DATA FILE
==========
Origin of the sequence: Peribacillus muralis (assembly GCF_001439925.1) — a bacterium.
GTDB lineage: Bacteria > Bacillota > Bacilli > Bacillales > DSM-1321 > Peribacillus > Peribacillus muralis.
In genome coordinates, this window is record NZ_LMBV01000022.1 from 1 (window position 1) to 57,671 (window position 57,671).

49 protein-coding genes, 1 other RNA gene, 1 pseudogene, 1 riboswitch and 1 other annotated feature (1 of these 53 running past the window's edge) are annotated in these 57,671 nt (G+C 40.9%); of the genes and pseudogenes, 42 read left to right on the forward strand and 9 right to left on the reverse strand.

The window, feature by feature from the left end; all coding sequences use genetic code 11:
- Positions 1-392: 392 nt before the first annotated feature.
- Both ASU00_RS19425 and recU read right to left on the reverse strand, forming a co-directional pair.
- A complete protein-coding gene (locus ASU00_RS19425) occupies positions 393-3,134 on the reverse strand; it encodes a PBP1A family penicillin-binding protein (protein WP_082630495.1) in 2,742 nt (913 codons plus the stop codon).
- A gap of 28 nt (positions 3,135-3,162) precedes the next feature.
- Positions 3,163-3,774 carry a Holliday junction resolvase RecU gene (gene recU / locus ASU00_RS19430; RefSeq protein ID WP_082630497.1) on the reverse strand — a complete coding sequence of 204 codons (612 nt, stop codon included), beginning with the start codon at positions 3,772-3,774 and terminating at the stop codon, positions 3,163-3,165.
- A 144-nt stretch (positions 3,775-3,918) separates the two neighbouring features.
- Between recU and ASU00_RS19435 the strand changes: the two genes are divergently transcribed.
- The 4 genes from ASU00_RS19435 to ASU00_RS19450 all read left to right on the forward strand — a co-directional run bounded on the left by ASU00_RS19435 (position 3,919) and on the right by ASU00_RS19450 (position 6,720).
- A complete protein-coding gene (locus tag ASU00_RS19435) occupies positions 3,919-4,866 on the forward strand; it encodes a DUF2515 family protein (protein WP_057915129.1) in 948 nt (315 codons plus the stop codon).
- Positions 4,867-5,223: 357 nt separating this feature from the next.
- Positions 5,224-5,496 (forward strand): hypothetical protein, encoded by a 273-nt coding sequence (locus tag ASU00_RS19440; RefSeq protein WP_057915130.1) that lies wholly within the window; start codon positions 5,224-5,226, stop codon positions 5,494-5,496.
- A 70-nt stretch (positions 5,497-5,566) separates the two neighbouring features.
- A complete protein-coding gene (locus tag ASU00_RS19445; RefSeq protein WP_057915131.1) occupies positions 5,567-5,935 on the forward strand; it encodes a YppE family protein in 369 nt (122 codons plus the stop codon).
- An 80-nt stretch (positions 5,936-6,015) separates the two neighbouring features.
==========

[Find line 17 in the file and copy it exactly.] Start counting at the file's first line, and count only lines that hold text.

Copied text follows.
- A 70-nt stretch (positions 5,497-5,566) separates the two neighbouring features.